Kendrick Lamar and Drake Served Up a Side of Beef and The Creator Economy Eats Good

Kendrick Lamar at the 2017 MTV Video Music Awards held at the Forum in Inglewood, USA on August 27, 2017.

Amidst the Kendrick Lamar and Drake beef, the creator economy savors the feast as the rappers allegedly lift copyright claims from their diss songs, offering content creators an unexpected banquet of ad revenue.

This past week, nothing caught the attention of the internet and social media quite like the beef between Kendrick Lamar and Drake. The tension has been brewing for some time — most notably when Kendrick threw shots at Drake and J. Cole during his feature on Future and Metro Boomin’s joint project — but it all came to a head when Kendrick released the diss track “Euphoria” last Tuesday.  

Then a lyrical sparring match commenced spanning a week and seven cumulative songs, each trying to outdo the other. The accusations and insults stemmed from silly jabs (Kendrick’s height or Drake’s plastic surgery) to more serious allegations (domestic violence and pedophilia). 

Regardless of which side someone stood on or whether you believe the accusations in the songs, one thing rings true – the content produced significant engagement.  

Kendrick’s song “Euphoria” broke a rap streaming record, and his song “Not Like Us” shot to number one in the U.S. Spotify and Apple Music charts. In fact, as of this moment, Kendrick and Drake’s diss tracks sit in the top five of the Apple Music chart. With reactions and critiques galore on social media focused on songcraft and political critiques such as cultural appropriation and misogyny in the genre, it was hard to escape the discourse. It’s the amount of engagement that publishers and advertisers dream of.  

Yet, one of the most curious pieces of news to develop relates to the creator economy. Both Lamar and Drake allegedly removed the copyright claims on their diss tracks allowing content creators to monetize videos that include those songs.

Content Creators Experience “Euphoria”: Kendrick Lamar and Drake Allegedly Lift Copyright Claims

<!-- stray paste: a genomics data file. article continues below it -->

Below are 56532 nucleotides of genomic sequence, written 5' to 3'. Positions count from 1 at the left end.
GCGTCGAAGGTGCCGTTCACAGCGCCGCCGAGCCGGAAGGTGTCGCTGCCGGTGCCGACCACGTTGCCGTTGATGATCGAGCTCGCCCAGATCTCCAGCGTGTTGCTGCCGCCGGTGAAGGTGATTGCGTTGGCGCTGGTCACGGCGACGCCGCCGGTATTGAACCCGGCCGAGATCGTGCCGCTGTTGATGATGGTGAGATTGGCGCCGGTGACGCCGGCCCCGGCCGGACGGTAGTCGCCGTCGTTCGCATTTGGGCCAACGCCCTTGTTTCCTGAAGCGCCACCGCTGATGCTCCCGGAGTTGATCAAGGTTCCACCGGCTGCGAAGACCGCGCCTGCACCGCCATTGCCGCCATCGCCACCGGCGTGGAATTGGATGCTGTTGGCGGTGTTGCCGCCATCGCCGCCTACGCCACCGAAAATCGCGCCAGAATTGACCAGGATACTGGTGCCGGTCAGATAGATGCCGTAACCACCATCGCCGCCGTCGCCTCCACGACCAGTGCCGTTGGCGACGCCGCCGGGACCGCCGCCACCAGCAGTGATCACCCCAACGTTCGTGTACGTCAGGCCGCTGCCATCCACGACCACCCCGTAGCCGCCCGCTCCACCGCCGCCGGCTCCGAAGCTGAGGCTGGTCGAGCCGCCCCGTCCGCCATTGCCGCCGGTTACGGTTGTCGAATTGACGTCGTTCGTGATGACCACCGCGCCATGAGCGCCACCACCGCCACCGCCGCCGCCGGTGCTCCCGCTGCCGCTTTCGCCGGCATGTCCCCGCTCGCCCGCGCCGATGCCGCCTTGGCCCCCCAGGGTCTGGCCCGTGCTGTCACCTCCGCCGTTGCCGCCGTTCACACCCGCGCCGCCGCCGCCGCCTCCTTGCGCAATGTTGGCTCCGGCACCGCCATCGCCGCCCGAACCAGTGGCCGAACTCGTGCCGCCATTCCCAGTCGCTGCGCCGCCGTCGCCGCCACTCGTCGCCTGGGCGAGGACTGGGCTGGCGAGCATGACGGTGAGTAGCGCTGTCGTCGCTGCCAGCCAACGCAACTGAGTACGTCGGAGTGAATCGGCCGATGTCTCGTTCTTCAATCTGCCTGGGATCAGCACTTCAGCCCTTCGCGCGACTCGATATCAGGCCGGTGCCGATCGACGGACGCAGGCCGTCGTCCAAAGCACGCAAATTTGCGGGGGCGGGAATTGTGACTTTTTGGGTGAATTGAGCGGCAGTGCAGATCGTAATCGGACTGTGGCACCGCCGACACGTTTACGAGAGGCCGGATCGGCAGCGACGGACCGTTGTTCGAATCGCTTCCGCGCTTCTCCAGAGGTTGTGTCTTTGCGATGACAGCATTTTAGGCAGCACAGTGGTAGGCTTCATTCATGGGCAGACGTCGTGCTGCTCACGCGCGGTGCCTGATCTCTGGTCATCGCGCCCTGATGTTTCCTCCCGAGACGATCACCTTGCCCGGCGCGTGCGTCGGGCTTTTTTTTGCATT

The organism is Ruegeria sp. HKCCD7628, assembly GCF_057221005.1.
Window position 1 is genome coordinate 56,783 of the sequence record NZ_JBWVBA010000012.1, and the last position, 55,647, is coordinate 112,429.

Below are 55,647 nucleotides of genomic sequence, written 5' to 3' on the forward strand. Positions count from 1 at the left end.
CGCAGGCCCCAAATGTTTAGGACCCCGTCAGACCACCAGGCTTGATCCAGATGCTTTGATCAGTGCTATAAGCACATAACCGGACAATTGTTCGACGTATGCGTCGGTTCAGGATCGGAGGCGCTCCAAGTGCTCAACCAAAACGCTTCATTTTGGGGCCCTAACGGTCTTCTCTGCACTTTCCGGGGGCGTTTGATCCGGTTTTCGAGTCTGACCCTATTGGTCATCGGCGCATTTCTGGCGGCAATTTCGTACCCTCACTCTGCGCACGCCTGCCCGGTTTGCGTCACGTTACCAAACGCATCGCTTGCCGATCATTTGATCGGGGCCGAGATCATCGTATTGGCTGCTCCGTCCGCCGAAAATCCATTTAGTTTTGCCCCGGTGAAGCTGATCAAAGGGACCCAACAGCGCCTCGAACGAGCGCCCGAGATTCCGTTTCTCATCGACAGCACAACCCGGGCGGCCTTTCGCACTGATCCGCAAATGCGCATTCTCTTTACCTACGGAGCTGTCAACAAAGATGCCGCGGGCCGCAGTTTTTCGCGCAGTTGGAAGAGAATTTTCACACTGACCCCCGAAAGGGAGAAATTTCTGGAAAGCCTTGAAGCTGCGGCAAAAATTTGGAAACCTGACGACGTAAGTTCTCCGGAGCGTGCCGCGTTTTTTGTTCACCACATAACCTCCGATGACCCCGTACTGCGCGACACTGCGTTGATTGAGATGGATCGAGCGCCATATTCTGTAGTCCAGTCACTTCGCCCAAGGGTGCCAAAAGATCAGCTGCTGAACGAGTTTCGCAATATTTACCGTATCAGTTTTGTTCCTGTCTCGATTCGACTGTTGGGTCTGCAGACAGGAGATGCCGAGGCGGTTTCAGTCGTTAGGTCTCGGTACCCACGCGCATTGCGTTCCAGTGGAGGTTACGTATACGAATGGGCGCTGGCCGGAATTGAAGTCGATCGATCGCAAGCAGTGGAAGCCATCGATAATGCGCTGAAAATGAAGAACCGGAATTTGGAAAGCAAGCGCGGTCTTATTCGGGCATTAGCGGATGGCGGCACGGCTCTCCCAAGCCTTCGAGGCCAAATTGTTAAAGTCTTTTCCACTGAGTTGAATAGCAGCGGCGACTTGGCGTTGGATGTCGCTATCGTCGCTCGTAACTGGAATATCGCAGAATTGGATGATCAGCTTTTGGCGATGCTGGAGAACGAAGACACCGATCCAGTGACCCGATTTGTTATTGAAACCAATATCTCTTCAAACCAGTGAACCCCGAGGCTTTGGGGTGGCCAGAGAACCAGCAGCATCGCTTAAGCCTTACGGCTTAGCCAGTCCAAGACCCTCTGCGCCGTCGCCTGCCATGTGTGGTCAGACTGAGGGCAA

Content creators have been a major driving force behind this feud, spreading the news like wildfire. However, dealing with the intricacies of commercial music has proven challenging for influencers, as they frequently encounter Digital Millennium Copyright Act (DMCA) takedown orders and copyright claims issued by record labels. Even song snippets in reaction videos can trigger DMCA orders, leading to removing sound, video takedowns, or redirecting advertising revenue to record labels.

This presents a significant dilemma for influencers who rely on sharing their real-time reactions to new music releases, particularly amidst the heightened attention surrounding Drake and Lamar’s feud.

The announcement first came to light from social media influencer FaZe YourRAGE.

This is a significant and not commonly practiced step. It’s understandable why musicians create copyright claims over their art. As commerce intersects with art, many try to capitalize on artists through predatory practices. But for the content creator community, this could be a gamechanger. For instance, the popular YouTube music critic Anthony Fantano published six videos covering the feud. Fantano could monetize these viral videos since Lamar and Drake removed the copyright claims. 

Even large streamer No Life Shaq touts how much this could benefit small creators. No Life Shaq says he has the power to remove claims because of his connections with record labels, but small creators don’t always have the same access.

The Booming Creator Economy “Push Ups” Ad Tech Industry

No one can deny how much social media has changed digital media over the last decade. A major backbone of that is content creators and influencers who garner millions of consumers to watch their content. Even ad tech has taken notice of the booming creator economy. Many brands look to content creators to boost their content. 

Even during this year’s Consumer and Electronics Show (CES), the creator economy received ample airtime. The media company Omnicom became the first holding company to strike a deal with Amazon, integrating creator content into Amazon’s Posts API, a social media-like platform within the e-commerce giant. This partnership enables influencer content distribution on a global scale, with a focus on driving sales and providing measurement tools for effectiveness assessment.

Omnicom’s integration with Amazon Posts allows organic influencer placements on the world’s largest e-commerce platform, now trackable through unique attribution capabilities. This move expands influencer marketing beyond traditional platforms like TikTok and Instagram, allowing advertisers to measure sales directly resulting from influencer content.

In the context of the rap beef, it’s not yet clear why Kendrick Lamar and Drake allegedly lifted copyright claims on their diss tracks. Maybe they’re becoming more in tune with the woes of the content creator community. With the TikTok ban looming over our heads, the struggle of influencers, publishers, and advertisers has been pushed forward to the national political stage. 

Still, as the ad tech industry intersects with the creator economy, experts reveal it is a significant boost for advertisers. As Jack Koch, SVP, Research & Insights, IAB, wrote in the IAB’s Creator Economy study, “Creator content marketing is a powerful vehicle for driving full-funnel impact, and advertisers are finding tremendous success adding it to their marketing mix alongside studio content advertising.”